Marianne Vella, the Zoo Director for the Bergen County Zoo, joined the Bergen County Department of Parks in 1985. Throughout her extensive 34 year career, she has worked her way up from part-time animal keeper to overseeing an 18-acre facility that features wildlife from North, Central, and South America.  

In honor of Parks and Recreation month, we chatted with Marianne about her experience working for #OurBergenCountyParks, the importance of conservation, and more.

Freeholder Steve Tanelli: How did you get started with the Bergen County Parks Department?

Marianne Vella: I had recently graduated from Ramapo College and like many new graduates, I started to search for job opportunities. I came across a listing for a part-time animal keeper at the Van Saun Park Zoo and applied. In my mind, it was an excellent way to gain additional real world experience. Shortly after my interview, I learned that I was being offered the position. I was ecstatic! 

As with any new position, I was initially nervous, but I learned quickly. I must have done a good enough job since after a few months, I was hired as a full-time animal keeper. Ever since then, I have been with the Bergen County Parks Department and as I tell my friends and family, I have one of the best jobs around since what can beat working with animals every single day. I absolutely love my job!

What kind of changes have you seen over the course of your 34 year career?

Throughout the years, the role of the zoo has evolved, especially in urban settings. As more species face extinction, our zoo staff and wildlife specialists have sought ways to improve the lives of our animals, improve the experience of our guests, but also push the importance of conservation. Conservation is paramount to us and we see ourselves in a position to serve as a conservation leader, especially as zoological parks throughout North America are receiving more and more visitors every year. 

Despite being small in size compared to many other zoos, the Bergen County Zoo helps support many conservation projects and organizations both locally and globally.

What are some of the local and global conservation efforts and programs that the Bergen County Zoo helps support?

On the local level, we are part of Horseshoe Crab monitoring program. At least 5 times a year, my staff and I drive down to the Jersey shore to assist with the measuring and tagging of horseshoe crabs. The project helps keep track of their whereabouts and movements within New York Harbor and assists with the understanding of the ecology and mysterious lifecycle of a 400 million year old species. It is part of a long-term research project to protect the horseshoe crab population that live in the urban-suburban waters along the East Coast of the United States. Many people are unaware that horseshoe crabs are an important food supply for migratory shoe birds, so a decrease in their numbers affects migratory birds.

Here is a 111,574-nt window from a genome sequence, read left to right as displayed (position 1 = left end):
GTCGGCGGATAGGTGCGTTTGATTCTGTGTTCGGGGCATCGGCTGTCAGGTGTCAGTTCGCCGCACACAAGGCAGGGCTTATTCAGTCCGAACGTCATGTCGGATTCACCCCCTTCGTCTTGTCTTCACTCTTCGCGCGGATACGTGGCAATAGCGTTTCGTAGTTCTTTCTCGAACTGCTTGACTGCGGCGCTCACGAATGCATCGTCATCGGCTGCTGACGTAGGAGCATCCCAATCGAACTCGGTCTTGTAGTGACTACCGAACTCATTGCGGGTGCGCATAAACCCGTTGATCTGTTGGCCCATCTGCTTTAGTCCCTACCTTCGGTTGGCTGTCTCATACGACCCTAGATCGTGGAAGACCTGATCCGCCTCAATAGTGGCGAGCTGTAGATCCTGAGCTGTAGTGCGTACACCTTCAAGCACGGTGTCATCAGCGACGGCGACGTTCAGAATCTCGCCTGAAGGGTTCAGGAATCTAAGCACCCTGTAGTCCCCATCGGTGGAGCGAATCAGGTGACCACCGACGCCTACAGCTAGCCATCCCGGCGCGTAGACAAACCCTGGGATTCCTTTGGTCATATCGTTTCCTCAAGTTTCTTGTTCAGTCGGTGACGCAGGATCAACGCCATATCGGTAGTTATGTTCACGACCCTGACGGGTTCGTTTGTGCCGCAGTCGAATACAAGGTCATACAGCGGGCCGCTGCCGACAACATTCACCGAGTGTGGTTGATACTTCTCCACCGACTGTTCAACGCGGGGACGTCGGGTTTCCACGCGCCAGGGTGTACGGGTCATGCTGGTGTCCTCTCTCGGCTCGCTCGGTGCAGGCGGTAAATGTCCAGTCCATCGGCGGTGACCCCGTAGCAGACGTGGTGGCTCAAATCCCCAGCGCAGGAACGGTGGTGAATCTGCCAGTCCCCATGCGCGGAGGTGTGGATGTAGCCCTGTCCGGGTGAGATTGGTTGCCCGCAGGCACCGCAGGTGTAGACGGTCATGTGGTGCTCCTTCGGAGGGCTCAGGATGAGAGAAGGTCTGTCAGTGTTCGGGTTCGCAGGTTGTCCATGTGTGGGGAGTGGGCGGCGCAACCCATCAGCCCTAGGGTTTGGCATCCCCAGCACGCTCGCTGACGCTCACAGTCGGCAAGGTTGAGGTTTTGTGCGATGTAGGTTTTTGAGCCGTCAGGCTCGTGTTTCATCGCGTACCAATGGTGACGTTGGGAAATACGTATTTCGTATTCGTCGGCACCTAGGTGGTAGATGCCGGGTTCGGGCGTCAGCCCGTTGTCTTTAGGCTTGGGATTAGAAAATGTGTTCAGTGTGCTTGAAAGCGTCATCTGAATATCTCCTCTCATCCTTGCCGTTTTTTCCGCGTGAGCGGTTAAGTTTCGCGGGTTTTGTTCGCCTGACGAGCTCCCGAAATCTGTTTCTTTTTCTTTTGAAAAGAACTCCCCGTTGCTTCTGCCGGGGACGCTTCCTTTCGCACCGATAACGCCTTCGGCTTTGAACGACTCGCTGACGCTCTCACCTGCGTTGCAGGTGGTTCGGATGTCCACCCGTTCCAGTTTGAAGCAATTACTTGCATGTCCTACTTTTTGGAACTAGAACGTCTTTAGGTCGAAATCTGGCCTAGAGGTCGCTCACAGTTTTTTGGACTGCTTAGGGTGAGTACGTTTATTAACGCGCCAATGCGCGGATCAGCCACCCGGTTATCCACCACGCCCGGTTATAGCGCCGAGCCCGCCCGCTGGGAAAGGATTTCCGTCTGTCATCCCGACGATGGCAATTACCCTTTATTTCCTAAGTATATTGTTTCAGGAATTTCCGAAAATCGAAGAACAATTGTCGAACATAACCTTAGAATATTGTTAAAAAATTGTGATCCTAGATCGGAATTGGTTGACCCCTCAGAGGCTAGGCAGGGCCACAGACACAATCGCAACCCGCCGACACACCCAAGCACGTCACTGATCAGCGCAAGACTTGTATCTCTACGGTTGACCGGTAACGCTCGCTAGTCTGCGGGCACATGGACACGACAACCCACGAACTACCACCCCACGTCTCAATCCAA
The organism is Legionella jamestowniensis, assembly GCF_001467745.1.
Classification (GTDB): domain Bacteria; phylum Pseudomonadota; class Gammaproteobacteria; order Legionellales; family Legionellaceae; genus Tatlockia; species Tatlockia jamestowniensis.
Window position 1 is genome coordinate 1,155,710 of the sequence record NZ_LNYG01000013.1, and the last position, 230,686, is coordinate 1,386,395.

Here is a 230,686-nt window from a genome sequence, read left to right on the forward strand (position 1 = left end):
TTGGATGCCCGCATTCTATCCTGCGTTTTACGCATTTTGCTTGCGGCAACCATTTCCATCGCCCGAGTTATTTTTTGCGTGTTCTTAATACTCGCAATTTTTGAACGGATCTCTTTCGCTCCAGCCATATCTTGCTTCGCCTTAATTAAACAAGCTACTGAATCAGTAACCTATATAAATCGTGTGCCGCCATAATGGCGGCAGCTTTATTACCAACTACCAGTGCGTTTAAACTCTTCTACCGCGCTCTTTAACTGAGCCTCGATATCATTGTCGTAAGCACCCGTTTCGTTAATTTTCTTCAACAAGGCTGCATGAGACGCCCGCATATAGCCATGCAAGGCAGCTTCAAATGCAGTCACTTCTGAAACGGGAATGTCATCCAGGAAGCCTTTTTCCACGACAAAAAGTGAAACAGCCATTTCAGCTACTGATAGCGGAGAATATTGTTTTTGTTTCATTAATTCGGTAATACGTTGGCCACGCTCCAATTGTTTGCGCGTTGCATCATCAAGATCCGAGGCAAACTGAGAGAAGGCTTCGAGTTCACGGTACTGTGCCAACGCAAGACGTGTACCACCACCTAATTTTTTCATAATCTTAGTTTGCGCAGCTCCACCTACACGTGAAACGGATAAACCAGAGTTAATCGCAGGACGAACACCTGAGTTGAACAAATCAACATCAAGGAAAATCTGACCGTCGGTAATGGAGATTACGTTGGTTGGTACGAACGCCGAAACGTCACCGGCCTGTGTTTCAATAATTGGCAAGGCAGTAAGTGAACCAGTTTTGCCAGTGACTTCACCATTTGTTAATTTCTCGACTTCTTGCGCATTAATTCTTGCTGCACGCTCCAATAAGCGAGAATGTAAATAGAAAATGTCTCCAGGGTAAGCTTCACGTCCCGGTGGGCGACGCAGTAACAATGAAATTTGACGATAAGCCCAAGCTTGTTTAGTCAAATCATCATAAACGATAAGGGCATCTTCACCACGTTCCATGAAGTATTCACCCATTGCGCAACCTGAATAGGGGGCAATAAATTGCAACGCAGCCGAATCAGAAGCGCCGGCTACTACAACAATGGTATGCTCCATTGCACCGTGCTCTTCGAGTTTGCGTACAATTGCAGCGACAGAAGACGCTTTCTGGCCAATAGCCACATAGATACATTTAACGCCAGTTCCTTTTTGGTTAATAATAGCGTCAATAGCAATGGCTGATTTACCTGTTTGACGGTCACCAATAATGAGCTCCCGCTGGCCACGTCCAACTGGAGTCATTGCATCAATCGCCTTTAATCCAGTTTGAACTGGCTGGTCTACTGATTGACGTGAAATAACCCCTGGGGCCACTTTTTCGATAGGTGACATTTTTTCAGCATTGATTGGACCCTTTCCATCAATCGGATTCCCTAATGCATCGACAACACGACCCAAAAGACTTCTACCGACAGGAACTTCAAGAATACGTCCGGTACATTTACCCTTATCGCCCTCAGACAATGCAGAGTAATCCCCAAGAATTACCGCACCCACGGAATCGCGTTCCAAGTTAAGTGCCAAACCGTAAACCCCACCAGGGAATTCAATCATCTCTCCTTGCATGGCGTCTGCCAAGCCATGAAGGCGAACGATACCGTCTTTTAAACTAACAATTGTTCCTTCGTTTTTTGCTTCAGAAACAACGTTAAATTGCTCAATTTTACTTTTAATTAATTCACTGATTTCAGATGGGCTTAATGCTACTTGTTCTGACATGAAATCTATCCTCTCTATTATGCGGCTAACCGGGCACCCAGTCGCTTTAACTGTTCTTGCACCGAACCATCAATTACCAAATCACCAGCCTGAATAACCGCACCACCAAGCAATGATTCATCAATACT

On a global scale, we have been involved with the release of a Bergen County Zoo-hatched Andean Condor Chick in Colombia, the health assessment of Wild Giant Anteaters in Brazil, the conservation initiative for the Golden-Cheeked Warbler in Honduras, the Borderlands Jaguar Detection Project on the United States-Mexico border, and the creating of a Condor Conservation Corridor in Argentina.

How can someone help support the mission of the Bergen County Zoo?

As a small organization, we are always looking for community support to help our mission and to continue to serve the residents of Bergen County and everyone else who visits the Bergen County Zoo. 

For those that are interested in becoming a member of the Bergen County Zoo, there is a membership application. There are 5 different tiers of membership that all contain exclusive benefits for our members. We are truly grateful for the generous support of our sponsors, donors, members and zoo visitors and the Friends of the Bergen County Zoo who help provide us with the financial support to continue our extensive educational programs and family-friendly activities.

For those that are not interested in membership, you can sponsor an animal. The sponsorship money is used to help pay for veterinarian care, exhibit improvements, as well as the huge weekly grocery bill that many of our animals accrue due to their healthy appetite. The best part of the sponsorship program is that it gives you personal access to visit your animal at the Bergen County Zoo.

Of course not all support needs to be monetary, we are also always looking for individuals interested in volunteering their time to assist with different facets of the Bergen County Zoo as part of our Docent program.

As we wrap things up, what do you most enjoy about your role and profession?

I love that I get to work in my dream job every single day. I know that sounds cliche, but I get to wake up every single day to new challenges and learning opportunities provided by the animals in my care. It is truly never a dull or boring moment.
I also get to interact with a dedicated staff, who works hard all year long to take care of the animals and provide a great place for people to visit. It is because of them that we have been able to maintain our prestigious accreditation with The Association of Zoos and Aquariums. The past 34 years has been an honor and a privilege to work with the staff to collectively achieve our goals. We look forward to continuing the hard work and to see you at the Bergen County Zoo.
Picture of Commissioner Steve Tanelli

Commissioner Steve Tanelli

Steven A. Tanelli was elected to the Bergen County Board of Commissioners on November 6, 2012. Commissioner Tanelli served as Chairman in 2016 and 2021, Vice Chairman in 2015, and Chair Pro Tempore in 2020.

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